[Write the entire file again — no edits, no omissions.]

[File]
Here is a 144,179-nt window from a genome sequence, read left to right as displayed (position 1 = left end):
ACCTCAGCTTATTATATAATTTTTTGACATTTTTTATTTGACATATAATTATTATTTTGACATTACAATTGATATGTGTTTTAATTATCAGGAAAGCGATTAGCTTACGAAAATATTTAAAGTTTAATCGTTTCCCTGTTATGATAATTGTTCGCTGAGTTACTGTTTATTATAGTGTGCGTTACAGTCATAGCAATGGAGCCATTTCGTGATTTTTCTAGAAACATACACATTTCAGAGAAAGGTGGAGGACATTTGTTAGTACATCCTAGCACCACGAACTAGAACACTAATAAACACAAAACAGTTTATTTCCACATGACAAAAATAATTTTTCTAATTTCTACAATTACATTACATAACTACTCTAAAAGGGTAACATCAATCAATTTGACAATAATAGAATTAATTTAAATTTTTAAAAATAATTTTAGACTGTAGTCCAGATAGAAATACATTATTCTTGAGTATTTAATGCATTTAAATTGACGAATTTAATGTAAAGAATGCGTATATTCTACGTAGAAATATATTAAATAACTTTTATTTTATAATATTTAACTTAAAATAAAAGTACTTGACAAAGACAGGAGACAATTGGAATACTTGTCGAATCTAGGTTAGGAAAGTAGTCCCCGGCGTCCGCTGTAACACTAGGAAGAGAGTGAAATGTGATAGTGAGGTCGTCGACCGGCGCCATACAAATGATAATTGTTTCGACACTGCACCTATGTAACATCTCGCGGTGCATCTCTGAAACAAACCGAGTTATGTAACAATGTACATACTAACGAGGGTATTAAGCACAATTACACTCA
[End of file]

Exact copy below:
Here is a 144,179-nt window from a genome sequence, read left to right as displayed (position 1 = left end):
ACCTCAGCTTATTATATAATTTTTTGACATTTTTTATTTGACATATAATTATTATTTTGACATTACAATTGATATGTGTTTTAATTATCAGGAAAGCGATTAGCTTACGAAAATATTTAAAGTTTAATCGTTTCCCTGTTATGATAATTGTTCGCTGAGTTACTGTTTATTATAGTGTGCGTTACAGTCATAGCAATGGAGCCATTTCGTGATTTTTCTAGAAACATACACATTTCAGAGAAAGGTGGAGGACATTTGTTAGTACATCCTAGCACCACGAACTAGAACACTAATAAACACAAAACAGTTTATTTCCACATGACAAAAATAATTTTTCTAATTTCTACAATTACATTACATAACTACTCTAAAAGGGTAACATCAATCAATTTGACAATAATAGAATTAATTTAAATTTTTAAAAATAATTTTAGACTGTAGTCCAGATAGAAATACATTATTCTTGAGTATTTAATGCATTTAAATTGACGAATTTAATGTAAAGAATGCGTATATTCTACGTAGAAATATATTAAATAACTTTTATTTTATAATATTTAACTTAAAATAAAAGTACTTGACAAAGACAGGAGACAATTGGAATACTTGTCGAATCTAGGTTAGGAAAGTAGTCCCCGGCGTCCGCTGTAACACTAGGAAGAGAGTGAAATGTGATAGTGAGGTCGTCGACCGGCGCCATACAAATGATAATTGTTTCGACACTGCACCTATGTAACATCTCGCGGTGCATCTCTGAAACAAACCGAGTTATGTAACAATGTACATACTAACGAGGGTATTAAGCACAATTACACTCA